Dear fellow Sacred Activists: I have a heavy heart and many tears I am shedding this morning. I am crying for my beloved country. My heart is aching for all those who sacrificed so much in service to a just and civil society, and continue to do so. I pray that those who are currently in power in South Africa will pause as they mourn our beloved Madiba, and remember that he transformed from freedom fighter and enemy to a revered leader who sought reconciliation. Mandela was arrested after being found by a CIA agent. My great-uncle (by marriage) Bram Fischer, was Mandela’s attorney during his trial. I remember as a child seeing Robben Island and learning of the prison that held many who are now famous and a number who have died. During my political activism I came to know people who had served at “the university” as it was called. Colleagues and friends would just disappear without explanation. When they ended up on Robben Island they would be part of conversations orchestrated by the leaders incarcerated there. And then, on being released, would teach those of us working in townships and squatter camps, trade unions and community organizations, giving us word of what the leadership’s plans were. Each and every one of their legacies lives on. In South Africa during that time we were not allowed to have images of Nelson Mandela. Possession of the Freedom Charter that became the most progressive constitution on the planet was grounds for being imprisoned without trial. We were all imprisoned by the draconian system, even the most privileged, even those who never saw the inside of a cell. When I left South Africa in 1986 during a State of Emergency, and into political exile, I never imagined that in my lifetime Mandela would be released. I never imagined I would ever be able to return to South Africa. I never imagined that my mixed race daughter would have children who could be friends with children of different colors and cultures. I never imagined that South Africa would ever be embraced by the rest of Africa because it had always been such a pariah in the eyes of the rest of the continent. I never imagined that the world would support the change we all fought for and made huge sacrifices for – my imagination was limited by the oppression I grew up in. One never knows how the tides of change will shift the sands. One never knows how orchestrated insignificant acts can create a crescendo of change such as was experienced in my homeland. There have been rare moments in my life, as a 5th generation white South African, that I have felt proud to have that legacy. Today, my pride is mixed with a depth of grief because I am not there on South African soil, to be caught up in the crowds of mourners honoring and remembering. As South Africa moves towards a presidential election, may we all pray that the current leaders remember that power is to be shared, not hoarded and used to corrupt. In solidarity with all around the globe who mourn with me. Lyndall Hare
When someone suffers from depression the effects ripple out to those they love.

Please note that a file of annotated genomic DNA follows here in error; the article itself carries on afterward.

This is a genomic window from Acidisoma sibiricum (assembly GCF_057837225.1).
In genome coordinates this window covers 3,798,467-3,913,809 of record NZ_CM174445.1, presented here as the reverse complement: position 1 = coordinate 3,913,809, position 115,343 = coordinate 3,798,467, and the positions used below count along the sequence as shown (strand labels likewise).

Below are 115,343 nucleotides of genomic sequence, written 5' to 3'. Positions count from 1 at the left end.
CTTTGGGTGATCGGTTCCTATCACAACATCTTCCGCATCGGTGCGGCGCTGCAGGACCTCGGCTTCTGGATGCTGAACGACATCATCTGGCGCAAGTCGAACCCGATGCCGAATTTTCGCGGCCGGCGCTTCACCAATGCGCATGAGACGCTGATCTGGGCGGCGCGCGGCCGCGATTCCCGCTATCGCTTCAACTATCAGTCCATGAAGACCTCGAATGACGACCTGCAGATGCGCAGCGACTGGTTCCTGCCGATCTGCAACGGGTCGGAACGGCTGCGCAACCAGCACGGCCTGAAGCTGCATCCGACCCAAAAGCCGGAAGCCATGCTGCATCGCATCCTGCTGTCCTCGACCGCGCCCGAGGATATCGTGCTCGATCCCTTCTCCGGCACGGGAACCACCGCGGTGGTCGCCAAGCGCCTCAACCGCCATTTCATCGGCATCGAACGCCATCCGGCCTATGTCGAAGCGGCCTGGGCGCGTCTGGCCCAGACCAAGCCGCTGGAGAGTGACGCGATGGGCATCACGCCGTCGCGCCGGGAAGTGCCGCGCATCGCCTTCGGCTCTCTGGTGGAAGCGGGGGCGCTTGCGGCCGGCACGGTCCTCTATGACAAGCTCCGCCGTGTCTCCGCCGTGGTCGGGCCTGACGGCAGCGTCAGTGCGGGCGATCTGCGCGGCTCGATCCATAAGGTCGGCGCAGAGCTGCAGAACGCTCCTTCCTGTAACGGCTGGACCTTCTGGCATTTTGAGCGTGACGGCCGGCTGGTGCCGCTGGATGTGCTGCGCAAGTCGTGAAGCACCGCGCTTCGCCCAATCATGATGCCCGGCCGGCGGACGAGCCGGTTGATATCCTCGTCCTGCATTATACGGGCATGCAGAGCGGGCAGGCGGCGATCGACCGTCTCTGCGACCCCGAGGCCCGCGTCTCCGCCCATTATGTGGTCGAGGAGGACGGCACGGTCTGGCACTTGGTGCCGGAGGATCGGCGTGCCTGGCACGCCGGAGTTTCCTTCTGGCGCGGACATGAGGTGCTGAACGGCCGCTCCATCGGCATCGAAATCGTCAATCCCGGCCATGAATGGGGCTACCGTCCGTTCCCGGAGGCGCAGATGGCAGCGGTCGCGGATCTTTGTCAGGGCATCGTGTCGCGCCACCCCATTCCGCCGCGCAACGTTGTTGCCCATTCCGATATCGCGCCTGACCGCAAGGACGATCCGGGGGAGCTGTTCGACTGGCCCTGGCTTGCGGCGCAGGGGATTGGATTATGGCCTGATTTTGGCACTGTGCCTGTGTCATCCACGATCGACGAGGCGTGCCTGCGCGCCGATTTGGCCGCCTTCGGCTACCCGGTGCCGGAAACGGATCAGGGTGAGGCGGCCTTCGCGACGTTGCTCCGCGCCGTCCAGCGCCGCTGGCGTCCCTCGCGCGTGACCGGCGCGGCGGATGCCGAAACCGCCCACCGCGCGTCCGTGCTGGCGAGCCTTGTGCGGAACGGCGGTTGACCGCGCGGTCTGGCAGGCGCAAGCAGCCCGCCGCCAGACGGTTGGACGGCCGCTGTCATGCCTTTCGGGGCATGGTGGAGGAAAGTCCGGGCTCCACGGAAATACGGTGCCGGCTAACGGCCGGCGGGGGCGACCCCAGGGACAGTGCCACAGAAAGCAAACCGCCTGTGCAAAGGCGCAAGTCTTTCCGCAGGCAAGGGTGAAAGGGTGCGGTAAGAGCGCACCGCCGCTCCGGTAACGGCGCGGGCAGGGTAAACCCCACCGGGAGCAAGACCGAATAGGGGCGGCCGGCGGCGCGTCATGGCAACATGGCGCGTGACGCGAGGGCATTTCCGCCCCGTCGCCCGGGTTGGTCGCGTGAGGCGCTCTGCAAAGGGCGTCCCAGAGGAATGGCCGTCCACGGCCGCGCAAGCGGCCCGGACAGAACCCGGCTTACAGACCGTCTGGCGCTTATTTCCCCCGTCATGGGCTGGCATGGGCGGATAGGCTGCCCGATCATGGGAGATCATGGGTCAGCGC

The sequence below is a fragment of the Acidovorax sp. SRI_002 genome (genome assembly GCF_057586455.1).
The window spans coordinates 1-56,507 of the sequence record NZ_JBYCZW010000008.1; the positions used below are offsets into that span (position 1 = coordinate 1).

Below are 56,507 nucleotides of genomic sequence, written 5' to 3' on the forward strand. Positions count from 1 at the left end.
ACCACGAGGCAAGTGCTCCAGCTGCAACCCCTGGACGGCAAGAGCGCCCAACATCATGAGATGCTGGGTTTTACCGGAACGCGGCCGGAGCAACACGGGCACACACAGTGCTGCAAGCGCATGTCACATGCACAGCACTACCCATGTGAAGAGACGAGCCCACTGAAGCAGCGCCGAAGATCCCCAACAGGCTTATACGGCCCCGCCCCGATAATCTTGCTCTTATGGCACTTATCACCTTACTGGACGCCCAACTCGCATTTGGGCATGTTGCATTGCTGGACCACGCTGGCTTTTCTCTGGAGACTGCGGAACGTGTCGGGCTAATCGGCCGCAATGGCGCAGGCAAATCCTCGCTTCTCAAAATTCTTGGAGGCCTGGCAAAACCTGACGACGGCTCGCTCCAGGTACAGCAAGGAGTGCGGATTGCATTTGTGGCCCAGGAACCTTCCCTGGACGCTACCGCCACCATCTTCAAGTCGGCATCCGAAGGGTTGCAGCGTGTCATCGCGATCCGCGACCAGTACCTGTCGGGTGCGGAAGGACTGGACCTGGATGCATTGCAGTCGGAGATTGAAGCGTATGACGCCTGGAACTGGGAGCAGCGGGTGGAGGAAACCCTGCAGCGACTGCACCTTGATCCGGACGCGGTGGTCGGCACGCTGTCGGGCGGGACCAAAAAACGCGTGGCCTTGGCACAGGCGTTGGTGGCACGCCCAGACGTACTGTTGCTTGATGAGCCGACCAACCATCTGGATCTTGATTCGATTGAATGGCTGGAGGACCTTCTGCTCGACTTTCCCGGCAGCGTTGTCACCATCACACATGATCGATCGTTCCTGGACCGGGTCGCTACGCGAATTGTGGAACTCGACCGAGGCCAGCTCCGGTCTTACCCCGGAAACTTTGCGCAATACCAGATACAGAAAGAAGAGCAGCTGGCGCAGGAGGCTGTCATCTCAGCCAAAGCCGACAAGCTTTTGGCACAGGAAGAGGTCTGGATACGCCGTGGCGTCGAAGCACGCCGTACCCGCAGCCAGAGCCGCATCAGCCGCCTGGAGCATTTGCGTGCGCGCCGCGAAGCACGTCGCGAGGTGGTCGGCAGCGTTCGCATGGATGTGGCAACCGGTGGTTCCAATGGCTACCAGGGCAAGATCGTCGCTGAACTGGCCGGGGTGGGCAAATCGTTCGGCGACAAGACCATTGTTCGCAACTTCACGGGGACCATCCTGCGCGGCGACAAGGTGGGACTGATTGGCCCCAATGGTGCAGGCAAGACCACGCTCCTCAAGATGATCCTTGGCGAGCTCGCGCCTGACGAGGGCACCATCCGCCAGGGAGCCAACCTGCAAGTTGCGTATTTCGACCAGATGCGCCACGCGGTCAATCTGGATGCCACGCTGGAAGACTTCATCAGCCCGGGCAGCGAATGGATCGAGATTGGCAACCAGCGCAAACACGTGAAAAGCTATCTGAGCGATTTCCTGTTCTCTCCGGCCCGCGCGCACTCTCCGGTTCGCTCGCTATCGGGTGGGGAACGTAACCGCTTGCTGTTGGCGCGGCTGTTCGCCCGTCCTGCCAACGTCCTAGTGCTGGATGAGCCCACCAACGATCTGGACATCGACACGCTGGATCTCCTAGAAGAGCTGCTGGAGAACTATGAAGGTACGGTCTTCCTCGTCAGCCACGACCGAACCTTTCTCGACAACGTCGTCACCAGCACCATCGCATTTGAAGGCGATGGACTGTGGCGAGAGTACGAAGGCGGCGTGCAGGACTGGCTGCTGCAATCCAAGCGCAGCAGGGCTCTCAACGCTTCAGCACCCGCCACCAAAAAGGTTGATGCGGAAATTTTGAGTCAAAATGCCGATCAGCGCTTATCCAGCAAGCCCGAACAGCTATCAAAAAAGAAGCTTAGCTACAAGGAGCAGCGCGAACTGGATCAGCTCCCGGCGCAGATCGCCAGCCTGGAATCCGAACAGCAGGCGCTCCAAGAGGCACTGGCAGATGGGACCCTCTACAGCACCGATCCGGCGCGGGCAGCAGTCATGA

I can still remember the moment. As I was getting ready for an upcoming weekend visit to see my dad, I called to see how he was doing. I knew something was terribly wrong when I heard a voice that wasn’t his. My mother took the receiver and told me the news that would forever change my life. My dad had taken his life.
My father was a successful businessman, but his pain was no mystery to me. He had resisted treatment because he did not want to admit to weakness in character. I cannot accurately describe in words the deep sense of abandonment, betrayal and total loss of self I felt when he died. I believe that, had he sought help earlier, he might well still be alive today.
Just weeks before he died he sent me a Valentine’s Day card telling me how much he loved me. How he hoped I would never have to deal with the pain, deep regret and unhappiness he felt all the time. I carry the card with me as a reminder of his pain. It serves as my fuel to change the world for the better as a way to honor his life.
Depression is treatable, yet less than 25% of those with depression are getting treatment in part because of the stigma associated with the disease. This misunderstanding about depression is what prevented my father from getting treatment. As a branding expert, I know that by doing the following we can and will end the stigma of depression.
1. Use a universal symbol, the sunflower, around the world showcasing just how many are working for positive progress.
2. Engage celebrities, politicians, business leaders and activists to talk about their own depression
3. Bring awareness of the biology of depression, and how our neurotransmitters, hormones, and brain chemistry are affected by everything we put in our body.
4. Focus on hope for those suffering from depression, instead of the negative depictions of depressed people that are often present in the media.
It is in this light I bring you Field for Hope. This global campaign asks people to come together and Pledge to Plant a sunflower to show honor and respect for the 350 million people around the world who live with depression. They need our help.
My dad had it all and did not deserve or need to die. Do not let one more life be wasted. Pledge to Plant. Join our movement today at Causes.com/FieldforHope or visit www.ifred.org to find out how you can get help for yourself or someone you love.
Suicide is such a mystery. Sometimes there are signs, other times there aren’t. No matter how hard we try, we can not save another person. The bottom line is they must want and know how to save themselves.
The unfortunate thing is that most people don’t know how to ask for that help – don’t feel comfortable asking for it. Instead they act out, running from the pain, in the end making it only worse because usually that acting out has negative consequences.